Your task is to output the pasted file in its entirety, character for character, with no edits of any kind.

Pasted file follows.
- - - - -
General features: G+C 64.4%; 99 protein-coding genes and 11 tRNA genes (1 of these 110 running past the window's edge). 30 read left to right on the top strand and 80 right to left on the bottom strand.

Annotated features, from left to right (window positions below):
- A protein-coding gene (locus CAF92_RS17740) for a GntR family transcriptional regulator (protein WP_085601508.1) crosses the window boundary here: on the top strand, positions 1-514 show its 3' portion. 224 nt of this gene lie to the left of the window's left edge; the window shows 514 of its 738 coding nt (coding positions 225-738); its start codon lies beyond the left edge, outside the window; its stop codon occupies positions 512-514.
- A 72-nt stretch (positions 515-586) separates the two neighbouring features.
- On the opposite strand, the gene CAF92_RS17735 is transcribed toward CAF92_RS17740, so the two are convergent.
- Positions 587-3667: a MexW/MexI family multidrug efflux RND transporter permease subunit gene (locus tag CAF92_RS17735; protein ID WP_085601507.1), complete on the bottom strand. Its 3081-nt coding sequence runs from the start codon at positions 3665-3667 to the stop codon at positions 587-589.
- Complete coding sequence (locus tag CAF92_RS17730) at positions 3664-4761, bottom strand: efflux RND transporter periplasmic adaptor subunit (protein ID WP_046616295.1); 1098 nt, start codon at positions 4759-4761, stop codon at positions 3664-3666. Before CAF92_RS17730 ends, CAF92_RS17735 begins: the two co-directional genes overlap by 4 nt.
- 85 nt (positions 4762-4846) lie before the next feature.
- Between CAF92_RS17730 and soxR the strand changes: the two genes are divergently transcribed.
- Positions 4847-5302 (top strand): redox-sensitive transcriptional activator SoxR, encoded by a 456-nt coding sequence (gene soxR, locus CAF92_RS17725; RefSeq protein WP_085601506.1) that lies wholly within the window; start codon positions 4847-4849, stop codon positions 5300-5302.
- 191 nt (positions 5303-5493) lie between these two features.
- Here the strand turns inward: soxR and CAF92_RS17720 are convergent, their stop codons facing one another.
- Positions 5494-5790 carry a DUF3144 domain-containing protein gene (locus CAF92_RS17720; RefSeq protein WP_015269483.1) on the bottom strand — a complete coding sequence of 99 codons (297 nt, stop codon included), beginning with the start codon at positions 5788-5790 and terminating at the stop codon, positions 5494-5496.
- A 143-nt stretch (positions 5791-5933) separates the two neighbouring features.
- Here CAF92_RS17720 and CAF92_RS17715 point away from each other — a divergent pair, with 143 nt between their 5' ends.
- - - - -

General features: G+C 64.4%; 99 protein-coding genes and 11 tRNA genes (1 of these 110 running past the window's edge). 30 read left to right on the top strand and 80 right to left on the bottom strand.

Annotated features, from left to right (window positions below):
- A protein-coding gene (locus CAF92_RS17740) for a GntR family transcriptional regulator (protein WP_085601508.1) crosses the window boundary here: on the top strand, positions 1-514 show its 3' portion. 224 nt of this gene lie to the left of the window's left edge; the window shows 514 of its 738 coding nt (coding positions 225-738); its start codon lies beyond the left edge, outside the window; its stop codon occupies positions 512-514.
- A 72-nt stretch (positions 515-586) separates the two neighbouring features.
- On the opposite strand, the gene CAF92_RS17735 is transcribed toward CAF92_RS17740, so the two are convergent.
- Positions 587-3667: a MexW/MexI family multidrug efflux RND transporter permease subunit gene (locus tag CAF92_RS17735; protein ID WP_085601507.1), complete on the bottom strand. Its 3081-nt coding sequence runs from the start codon at positions 3665-3667 to the stop codon at positions 587-589.
- Complete coding sequence (locus tag CAF92_RS17730) at positions 3664-4761, bottom strand: efflux RND transporter periplasmic adaptor subunit (protein ID WP_046616295.1); 1098 nt, start codon at positions 4759-4761, stop codon at positions 3664-3666. Before CAF92_RS17730 ends, CAF92_RS17735 begins: the two co-directional genes overlap by 4 nt.
- 85 nt (positions 4762-4846) lie before the next feature.
- Between CAF92_RS17730 and soxR the strand changes: the two genes are divergently transcribed.
- Positions 4847-5302 (top strand): redox-sensitive transcriptional activator SoxR, encoded by a 456-nt coding sequence (gene soxR, locus CAF92_RS17725; RefSeq protein WP_085601506.1) that lies wholly within the window; start codon positions 4847-4849, stop codon positions 5300-5302.
- 191 nt (positions 5303-5493) lie between these two features.
- Here the strand turns inward: soxR and CAF92_RS17720 are convergent, their stop codons facing one another.
- Positions 5494-5790 carry a DUF3144 domain-containing protein gene (locus CAF92_RS17720; RefSeq protein WP_015269483.1) on the bottom strand — a complete coding sequence of 99 codons (297 nt, stop codon included), beginning with the start codon at positions 5788-5790 and terminating at the stop codon, positions 5494-5496.
- A 143-nt stretch (positions 5791-5933) separates the two neighbouring features.
- Here CAF92_RS17720 and CAF92_RS17715 point away from each other — a divergent pair, with 143 nt between their 5' ends.